Biotransformation and metabolic profile of catalpol with human intestinal microflora by ultra-performance liquid chromatography coupled with quadrupole time-of-flight mass spectrometry

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Abstract

Traditional Chinese medicine (TCM) has been used in clinical practice for thousands of years. Catalpol, an iridoid glucoside, abundantly found in the root of the common used herb medicine Rehmannia glutinosa Libosch, has been reported to show various biological effects and pharmacological activities. After oral administration, the active ingredient might have interactions with the intestinal bacteria, which could help unravel how the medicine was processed in vivo. In this work, different pure bacteria from healthy human feces were isolated and used to bioconvert catalpol. Ultra performance liquid chromatography/quadrupole-time-of-flight mass spectrometry (UPLC-Q-TOF/MS) technique combined with Metabolynx™ software was applied to analyze catalpol metabolites. Compared with blank samples, parent compound (M0) and four metabolites (M1-M4) were detected and tentatively identified based on the characteristics of their protonated ions. The metabolites were likely to be: catalpol aglycone (M1), acetylated catalpol (M2), dimethylated and hydroxylated catalpol aglycone (M3), nitrogen-containing catalpol aglycone (M4). M1 and M4 were generated in the majority of the samples like Bacteroides sp. 45. M3 was obtained in several bacterial samples like Enterococcus sp. 8-2 and M2 was detected only in the sample of Enterococcus sp. 43-1. To our knowledge, the metabolic routes and metabolites of catalpol produced by human intestinal bacteria were all firstly reported.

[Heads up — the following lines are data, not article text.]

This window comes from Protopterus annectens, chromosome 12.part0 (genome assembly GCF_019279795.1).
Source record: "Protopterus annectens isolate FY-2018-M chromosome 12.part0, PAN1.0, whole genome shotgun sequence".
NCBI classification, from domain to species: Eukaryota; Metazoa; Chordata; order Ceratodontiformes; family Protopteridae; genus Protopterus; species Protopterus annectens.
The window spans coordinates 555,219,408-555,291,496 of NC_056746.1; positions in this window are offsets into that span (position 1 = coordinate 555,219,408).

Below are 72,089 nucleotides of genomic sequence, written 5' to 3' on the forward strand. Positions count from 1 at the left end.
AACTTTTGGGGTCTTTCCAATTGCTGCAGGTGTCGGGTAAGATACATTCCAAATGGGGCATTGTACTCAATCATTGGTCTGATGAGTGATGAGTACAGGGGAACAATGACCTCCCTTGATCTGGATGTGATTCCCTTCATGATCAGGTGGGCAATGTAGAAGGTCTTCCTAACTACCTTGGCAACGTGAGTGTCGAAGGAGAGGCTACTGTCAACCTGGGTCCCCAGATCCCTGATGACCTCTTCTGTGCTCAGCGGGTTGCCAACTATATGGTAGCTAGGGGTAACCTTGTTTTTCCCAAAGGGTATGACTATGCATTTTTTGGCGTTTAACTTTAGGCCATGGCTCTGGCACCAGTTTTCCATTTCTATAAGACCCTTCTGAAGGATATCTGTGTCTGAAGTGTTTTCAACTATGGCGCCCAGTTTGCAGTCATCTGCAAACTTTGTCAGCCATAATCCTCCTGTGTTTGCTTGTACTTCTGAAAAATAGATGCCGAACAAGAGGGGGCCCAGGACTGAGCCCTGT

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Tao, J. H., Zhao, M., Wang, D. G., Yang, C., Du, L. Y., Qiu, W. Q., & Jiang, S. (2016). Biotransformation and metabolic profile of catalpol with human intestinal microflora by ultra-performance liquid chromatography coupled with quadrupole time-of-flight mass spectrometry. Journal of Chromatography B: Analytical Technologies in the Biomedical and Life Sciences, 10091010, 163–169. https://doi.org/10.1016/j.jchromb.2015.12.007

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